Cree language facts for editors of English and French: Gender

A second piece from Dorothy Thunder and me for the Editors’ Association of Canada and the “Language Portal of Canada” — the federal government’s online information site for language professionals. This one introduces the idea of Gender in Plains Cree.

Click here to read the piece that Dorothy Thunder and I submitted.
Translation into French was provided by the Language Portal of Canada.

As dialogue continues to spread about creating Cree language resources — and translations of important documents — it is more and more important for speakers and non-speakers alike to understand some of the ways in which the working of the Cree language is unique. This piece is based on Plains Cree (also known as the y-dialect, or Nêhiyâwêwin), which is Dorothy Thunder’s first language.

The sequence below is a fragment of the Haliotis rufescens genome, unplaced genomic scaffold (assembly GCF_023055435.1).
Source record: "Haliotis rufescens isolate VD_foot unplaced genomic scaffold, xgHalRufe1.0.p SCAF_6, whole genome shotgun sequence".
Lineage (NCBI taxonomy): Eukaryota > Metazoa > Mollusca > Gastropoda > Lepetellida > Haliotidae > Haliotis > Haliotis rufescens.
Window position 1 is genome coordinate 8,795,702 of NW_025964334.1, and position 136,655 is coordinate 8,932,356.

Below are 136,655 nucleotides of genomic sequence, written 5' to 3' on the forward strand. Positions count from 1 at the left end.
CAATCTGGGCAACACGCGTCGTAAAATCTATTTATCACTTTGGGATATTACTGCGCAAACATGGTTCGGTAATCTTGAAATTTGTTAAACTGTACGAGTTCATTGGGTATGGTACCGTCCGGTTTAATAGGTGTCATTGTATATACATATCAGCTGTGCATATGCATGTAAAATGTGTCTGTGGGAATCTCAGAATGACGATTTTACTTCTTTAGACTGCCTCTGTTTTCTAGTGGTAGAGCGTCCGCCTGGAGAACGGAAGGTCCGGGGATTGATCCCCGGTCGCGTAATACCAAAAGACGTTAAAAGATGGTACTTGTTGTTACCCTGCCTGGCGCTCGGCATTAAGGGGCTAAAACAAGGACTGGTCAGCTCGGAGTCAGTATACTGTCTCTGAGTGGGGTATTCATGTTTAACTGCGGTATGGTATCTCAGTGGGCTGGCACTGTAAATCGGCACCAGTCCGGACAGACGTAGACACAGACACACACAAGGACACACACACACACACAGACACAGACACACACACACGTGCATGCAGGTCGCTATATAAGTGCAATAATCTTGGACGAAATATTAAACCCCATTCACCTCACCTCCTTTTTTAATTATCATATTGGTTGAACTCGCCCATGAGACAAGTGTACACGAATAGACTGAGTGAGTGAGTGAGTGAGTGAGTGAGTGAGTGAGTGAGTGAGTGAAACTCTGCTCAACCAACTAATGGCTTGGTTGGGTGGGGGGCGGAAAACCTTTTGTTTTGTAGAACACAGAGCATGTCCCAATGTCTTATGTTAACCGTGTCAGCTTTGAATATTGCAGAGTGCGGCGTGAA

http://www.noslangues-ourlanguages.gc.ca/collaborateurs-contributors/articles/lang-crie-cree-lang-eng.html

http://www.noslangues-ourlanguages.gc.ca/collaborateurs-contributors/articles/lang-crie-cree-lang-fra.html

About Arden Ogg

Arden Ogg is Director of the Cree Literacy Network, a not-for-profit in its seventh year of gathering and curating Cree language literacy materials on the web and creating connections between students, teachers, speakers and linguists across the Cree dialect-and-language continuum.
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